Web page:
Deaf sea lion presents unique challenges for trainers
Tuesday, August 19, 2003
BROOKFIELD, Ill. -- Trainers for Harley, a deaf sea lion, are good with their hands. They can't call, whistle or talk to the little guy, so they've trained him to understand any number of finger points, jabs and waves.
Since he came to Brookfield Zoo in March, the 2-year-old has presented a unique challenge for caretakers and a unique attraction for visitors.
Unable to talk to Harley, trainers at the zoo had to teach him to obey hand signals and body language. Alicia Russell, one of the zoo's trainers, could have been conducting an orchestra as she waved her hand in the air during a session last week.
Harley seldom takes his eyes off his trainers, and when they're not around he is often "people watching," said Mark Gonka, a Brookfield trainer.
"He makes up for the lack of hearing," Gonka said. "He's a lot more attentive."
Veterinarians found Harley stranded on a cliff in California last August. They got their first clue that the sea lion was deaf after trying to rouse him. Medical tests later confirmed their suspicions.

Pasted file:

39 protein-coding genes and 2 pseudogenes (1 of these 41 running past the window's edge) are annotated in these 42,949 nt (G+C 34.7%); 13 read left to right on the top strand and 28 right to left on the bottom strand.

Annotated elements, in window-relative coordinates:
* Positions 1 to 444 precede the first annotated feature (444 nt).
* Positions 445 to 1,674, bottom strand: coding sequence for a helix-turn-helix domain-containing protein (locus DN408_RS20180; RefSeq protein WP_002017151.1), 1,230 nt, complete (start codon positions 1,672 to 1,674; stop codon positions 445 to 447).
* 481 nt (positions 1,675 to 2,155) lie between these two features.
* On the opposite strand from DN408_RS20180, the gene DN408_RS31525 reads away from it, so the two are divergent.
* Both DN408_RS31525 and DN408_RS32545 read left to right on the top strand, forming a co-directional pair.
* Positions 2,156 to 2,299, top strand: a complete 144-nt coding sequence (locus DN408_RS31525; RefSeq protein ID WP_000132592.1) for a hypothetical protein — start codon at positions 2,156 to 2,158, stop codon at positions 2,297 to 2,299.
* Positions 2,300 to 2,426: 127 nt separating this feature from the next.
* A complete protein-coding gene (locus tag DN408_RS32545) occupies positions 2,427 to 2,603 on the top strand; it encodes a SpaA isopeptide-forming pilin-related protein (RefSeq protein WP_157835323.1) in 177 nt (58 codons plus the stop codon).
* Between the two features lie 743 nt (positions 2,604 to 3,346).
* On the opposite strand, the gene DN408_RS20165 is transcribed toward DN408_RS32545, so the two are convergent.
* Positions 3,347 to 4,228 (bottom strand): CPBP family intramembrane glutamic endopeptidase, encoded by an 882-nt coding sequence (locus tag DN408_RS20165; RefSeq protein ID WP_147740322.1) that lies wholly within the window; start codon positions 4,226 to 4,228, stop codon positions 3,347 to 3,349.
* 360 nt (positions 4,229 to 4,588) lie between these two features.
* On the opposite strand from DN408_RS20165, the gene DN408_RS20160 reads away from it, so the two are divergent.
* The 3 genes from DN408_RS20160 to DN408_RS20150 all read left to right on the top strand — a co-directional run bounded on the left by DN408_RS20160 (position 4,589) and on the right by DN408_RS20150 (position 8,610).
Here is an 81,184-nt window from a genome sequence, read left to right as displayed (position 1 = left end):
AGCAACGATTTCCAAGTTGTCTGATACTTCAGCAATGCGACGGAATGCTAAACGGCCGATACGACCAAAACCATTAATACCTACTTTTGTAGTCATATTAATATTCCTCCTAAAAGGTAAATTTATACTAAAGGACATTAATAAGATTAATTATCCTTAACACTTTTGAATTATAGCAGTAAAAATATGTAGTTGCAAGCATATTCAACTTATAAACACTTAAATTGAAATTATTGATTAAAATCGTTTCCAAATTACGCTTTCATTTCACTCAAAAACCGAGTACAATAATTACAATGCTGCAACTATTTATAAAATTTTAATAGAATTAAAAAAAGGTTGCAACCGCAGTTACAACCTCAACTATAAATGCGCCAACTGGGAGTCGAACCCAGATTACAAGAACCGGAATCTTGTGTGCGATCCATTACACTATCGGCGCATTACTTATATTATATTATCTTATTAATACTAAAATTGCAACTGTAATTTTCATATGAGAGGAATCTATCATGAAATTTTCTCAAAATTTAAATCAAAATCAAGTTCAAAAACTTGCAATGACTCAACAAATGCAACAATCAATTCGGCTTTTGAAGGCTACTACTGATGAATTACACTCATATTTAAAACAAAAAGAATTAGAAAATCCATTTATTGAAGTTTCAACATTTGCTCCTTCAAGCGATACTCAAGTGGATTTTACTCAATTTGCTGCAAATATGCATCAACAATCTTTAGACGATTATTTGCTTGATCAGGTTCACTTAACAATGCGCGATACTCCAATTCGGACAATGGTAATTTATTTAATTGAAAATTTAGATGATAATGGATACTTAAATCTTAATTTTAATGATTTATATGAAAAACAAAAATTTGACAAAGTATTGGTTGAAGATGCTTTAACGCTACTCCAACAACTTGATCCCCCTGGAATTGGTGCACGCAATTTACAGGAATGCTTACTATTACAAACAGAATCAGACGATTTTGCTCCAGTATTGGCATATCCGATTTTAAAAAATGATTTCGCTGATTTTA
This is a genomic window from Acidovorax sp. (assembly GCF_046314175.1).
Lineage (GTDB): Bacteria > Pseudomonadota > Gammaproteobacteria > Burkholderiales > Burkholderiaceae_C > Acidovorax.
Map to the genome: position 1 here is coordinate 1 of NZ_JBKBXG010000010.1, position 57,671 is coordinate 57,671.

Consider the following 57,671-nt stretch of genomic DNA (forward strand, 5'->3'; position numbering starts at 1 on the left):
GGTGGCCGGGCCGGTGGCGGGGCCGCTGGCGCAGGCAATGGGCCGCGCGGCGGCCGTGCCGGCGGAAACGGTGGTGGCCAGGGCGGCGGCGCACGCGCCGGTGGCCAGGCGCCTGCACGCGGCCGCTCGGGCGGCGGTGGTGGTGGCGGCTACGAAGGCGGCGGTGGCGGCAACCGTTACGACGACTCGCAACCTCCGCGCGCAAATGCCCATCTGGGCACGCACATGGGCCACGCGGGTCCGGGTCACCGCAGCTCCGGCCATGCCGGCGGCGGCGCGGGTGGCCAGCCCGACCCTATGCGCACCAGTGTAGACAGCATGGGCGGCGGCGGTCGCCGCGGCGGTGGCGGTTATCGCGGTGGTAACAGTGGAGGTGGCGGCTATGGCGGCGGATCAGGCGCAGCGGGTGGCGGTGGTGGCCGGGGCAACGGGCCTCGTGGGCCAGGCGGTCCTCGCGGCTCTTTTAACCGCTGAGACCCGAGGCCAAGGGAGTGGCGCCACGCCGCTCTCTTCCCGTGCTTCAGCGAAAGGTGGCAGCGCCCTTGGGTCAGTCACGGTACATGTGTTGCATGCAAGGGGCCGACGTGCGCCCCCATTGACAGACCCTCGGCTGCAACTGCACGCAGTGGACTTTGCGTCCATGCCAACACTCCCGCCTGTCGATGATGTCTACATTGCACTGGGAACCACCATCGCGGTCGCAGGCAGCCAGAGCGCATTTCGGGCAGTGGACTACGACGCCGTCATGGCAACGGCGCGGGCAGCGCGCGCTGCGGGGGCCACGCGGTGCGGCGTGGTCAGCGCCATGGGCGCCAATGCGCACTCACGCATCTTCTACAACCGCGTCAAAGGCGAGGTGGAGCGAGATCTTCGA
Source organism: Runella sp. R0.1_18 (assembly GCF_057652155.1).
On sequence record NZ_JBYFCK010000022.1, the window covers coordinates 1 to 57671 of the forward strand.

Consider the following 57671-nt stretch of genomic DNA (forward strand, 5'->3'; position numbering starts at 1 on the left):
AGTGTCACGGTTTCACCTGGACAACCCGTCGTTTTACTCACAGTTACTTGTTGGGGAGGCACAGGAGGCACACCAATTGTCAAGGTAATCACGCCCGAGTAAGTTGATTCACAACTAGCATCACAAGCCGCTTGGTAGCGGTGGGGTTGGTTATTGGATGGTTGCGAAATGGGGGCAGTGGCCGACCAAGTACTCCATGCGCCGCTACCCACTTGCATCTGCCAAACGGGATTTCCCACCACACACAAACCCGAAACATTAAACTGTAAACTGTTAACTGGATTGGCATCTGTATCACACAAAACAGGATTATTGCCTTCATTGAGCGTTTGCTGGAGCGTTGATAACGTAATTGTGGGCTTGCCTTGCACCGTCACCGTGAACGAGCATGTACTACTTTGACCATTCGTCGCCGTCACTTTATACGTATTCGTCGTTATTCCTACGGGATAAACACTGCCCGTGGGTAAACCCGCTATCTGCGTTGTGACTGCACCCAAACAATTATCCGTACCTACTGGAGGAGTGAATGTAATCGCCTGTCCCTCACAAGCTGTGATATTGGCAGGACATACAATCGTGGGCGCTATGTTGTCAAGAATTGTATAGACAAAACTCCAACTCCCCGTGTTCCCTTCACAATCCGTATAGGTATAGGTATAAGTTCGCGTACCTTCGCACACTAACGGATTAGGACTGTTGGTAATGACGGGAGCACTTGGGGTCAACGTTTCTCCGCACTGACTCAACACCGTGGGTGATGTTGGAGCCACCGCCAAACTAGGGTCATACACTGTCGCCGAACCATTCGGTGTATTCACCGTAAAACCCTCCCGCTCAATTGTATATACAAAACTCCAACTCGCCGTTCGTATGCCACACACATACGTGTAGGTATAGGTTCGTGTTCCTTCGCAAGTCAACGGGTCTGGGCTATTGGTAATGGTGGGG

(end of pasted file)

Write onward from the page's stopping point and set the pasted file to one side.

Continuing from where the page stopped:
"You could do the old 'marching band around his head' and nothing would wake him," said Martin Haulena, veterinarian at with Marine Mammal Center in Sausalito, Calif.
Disability a mystery
Veterinarians don't know what caused Harley's disability. CT scans show defects in his ears that could have come from birth or trauma -- swimming too close to a loud boat, for example.
When Harley was found he had just been weaned by his mother and was malnourished. At that age, sea lions learn to hunt for themselves and avoid their primary predators, killer whales.
Harley's disability was the last thing he needed.
"A lot of them don't make it through that phase," Haulena said. "Deafness is probably the thing that teetered him off the edge."
Harley's lack of hearing brought him closer to J.R., his 17-year-old sea lion zoomate. When he first met J.R., the youngster constantly wanted to play and J.R. quickly learned that threatening barks didn't work, said Greg Dye, manager of the zoo's marine mammal program.
In the end, Dye said, J.R. gave in; Harley often imitates and even lays on his surrogate big brother.
Dye compared Harley to an antagonizing child. "When you were a kid and you had a sibling, it's like, 'I'm not touching you, but I'm in your space,"' he said.
And Harley is still young in sea lion terms, weighing only 121 pounds. When he reaches his teens he'll grow to around 900 pounds.
The exuberance he displayed with J.R. and the attention he pays to visitors have made Harley a hit at the zoo.
"We've had people stop and say, 'Where's the deaf sea lion?"' Dye said.